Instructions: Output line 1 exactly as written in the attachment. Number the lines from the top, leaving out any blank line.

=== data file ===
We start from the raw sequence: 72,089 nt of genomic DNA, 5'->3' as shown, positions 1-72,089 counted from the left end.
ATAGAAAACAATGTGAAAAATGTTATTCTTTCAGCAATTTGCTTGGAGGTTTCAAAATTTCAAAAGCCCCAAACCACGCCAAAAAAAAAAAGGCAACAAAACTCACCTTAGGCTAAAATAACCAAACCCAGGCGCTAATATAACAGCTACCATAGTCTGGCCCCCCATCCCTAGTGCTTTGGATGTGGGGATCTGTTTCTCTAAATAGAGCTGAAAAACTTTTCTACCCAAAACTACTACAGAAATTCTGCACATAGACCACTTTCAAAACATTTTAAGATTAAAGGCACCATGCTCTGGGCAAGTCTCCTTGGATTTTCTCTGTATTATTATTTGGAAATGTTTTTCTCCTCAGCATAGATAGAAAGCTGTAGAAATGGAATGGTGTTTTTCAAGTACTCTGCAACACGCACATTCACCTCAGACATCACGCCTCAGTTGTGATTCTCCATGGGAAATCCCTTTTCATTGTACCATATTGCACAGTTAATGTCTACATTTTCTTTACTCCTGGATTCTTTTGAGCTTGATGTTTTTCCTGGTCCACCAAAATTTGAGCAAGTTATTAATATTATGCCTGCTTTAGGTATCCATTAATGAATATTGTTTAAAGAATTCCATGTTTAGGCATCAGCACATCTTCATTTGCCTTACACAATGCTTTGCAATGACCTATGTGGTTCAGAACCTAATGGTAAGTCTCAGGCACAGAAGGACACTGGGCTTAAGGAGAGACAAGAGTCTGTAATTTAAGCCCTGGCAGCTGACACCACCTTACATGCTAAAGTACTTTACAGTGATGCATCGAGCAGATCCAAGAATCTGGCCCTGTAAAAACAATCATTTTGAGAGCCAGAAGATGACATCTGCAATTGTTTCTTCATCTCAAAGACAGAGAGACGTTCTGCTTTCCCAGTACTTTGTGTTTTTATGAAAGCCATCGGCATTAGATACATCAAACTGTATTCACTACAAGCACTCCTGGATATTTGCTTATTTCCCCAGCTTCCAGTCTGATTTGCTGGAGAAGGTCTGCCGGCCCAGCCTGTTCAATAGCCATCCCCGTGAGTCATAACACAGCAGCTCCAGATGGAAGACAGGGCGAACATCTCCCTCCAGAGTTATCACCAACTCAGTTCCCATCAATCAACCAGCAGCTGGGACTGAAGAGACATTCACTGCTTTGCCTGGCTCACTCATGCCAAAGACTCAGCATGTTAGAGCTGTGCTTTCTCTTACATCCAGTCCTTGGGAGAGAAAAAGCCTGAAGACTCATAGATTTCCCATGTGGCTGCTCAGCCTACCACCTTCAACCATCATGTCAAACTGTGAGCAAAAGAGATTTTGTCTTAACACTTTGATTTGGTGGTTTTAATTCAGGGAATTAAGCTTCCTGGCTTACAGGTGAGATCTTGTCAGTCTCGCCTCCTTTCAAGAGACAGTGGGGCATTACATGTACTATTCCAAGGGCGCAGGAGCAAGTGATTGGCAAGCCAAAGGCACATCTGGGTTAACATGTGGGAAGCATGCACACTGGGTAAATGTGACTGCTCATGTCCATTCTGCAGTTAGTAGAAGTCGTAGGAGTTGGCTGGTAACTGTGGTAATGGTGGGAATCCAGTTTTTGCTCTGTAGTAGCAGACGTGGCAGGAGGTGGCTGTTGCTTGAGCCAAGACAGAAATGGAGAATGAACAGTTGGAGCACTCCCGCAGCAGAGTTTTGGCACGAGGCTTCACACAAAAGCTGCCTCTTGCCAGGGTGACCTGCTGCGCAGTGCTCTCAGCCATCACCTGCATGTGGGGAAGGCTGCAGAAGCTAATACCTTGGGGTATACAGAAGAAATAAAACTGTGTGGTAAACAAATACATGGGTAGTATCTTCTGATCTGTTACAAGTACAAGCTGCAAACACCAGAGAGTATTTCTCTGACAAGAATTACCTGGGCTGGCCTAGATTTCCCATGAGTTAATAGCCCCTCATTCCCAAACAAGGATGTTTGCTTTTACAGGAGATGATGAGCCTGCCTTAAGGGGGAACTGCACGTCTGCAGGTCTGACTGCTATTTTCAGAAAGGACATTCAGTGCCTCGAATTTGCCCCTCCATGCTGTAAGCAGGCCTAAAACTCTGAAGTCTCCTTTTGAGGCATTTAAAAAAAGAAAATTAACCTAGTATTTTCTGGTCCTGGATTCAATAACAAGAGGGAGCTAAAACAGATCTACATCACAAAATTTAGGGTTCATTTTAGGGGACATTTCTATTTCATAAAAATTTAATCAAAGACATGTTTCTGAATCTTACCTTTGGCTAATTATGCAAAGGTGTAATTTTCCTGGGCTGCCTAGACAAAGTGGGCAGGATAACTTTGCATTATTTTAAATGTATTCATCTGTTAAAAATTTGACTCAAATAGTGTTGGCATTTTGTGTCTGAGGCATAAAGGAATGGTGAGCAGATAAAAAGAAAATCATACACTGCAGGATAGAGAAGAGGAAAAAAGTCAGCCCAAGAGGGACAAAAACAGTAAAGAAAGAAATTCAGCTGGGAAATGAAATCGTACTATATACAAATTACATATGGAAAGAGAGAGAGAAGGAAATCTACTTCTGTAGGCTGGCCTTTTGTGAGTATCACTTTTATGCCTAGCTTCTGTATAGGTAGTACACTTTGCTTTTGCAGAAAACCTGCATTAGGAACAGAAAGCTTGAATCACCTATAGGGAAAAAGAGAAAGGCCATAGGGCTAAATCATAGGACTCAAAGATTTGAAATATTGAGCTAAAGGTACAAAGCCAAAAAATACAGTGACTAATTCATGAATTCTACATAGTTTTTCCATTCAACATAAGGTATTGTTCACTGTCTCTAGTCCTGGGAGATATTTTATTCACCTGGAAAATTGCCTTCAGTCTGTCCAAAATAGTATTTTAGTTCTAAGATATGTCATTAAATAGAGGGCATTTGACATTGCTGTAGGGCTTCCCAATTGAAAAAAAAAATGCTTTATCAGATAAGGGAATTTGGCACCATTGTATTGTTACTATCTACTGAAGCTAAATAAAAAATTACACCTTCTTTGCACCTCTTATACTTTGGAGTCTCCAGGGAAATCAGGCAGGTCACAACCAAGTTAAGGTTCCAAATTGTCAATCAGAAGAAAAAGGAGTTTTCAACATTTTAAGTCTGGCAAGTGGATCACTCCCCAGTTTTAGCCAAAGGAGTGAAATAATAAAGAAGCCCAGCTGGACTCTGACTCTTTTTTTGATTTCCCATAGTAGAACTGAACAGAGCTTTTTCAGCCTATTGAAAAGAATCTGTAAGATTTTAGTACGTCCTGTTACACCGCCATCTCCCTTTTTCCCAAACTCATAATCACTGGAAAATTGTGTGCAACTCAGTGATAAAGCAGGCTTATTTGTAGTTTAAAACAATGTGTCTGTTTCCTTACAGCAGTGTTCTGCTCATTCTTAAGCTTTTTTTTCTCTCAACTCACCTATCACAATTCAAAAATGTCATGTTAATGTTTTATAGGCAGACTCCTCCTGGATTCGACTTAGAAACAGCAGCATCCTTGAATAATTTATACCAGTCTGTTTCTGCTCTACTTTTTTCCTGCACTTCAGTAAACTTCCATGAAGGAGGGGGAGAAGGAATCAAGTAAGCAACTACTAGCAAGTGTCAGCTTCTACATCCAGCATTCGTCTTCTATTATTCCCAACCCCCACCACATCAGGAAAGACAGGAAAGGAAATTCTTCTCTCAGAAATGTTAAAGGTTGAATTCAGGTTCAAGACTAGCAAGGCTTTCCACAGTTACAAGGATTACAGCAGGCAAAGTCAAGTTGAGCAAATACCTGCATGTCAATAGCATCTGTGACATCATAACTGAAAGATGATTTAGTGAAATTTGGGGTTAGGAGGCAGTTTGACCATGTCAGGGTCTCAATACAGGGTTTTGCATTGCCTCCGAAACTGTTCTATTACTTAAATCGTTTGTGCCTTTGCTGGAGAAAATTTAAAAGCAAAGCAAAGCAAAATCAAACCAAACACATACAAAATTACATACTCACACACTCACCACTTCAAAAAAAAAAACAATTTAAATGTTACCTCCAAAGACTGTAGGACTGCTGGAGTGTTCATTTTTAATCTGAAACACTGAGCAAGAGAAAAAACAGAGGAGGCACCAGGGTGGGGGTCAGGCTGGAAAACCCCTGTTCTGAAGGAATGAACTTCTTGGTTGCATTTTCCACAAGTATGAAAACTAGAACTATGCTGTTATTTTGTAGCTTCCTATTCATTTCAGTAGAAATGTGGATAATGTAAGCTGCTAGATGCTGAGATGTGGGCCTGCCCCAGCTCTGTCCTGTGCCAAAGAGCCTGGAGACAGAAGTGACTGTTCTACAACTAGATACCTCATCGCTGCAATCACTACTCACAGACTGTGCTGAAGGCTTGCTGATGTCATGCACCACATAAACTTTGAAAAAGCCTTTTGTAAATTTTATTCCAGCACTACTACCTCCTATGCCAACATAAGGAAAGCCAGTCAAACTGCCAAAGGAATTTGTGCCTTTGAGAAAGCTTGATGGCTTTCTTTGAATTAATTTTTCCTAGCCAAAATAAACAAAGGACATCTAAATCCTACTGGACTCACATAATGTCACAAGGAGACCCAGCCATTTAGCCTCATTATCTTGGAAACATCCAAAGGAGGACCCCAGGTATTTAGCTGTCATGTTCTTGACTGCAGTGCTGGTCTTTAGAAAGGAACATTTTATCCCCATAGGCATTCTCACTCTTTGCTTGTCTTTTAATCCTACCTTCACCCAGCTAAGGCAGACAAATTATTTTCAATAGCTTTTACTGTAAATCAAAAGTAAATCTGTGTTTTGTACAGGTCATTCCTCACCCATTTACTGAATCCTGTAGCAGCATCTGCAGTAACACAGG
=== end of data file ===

We start from the raw sequence: 72,089 nt of genomic DNA, 5'->3' as shown, positions 1-72,089 counted from the left end.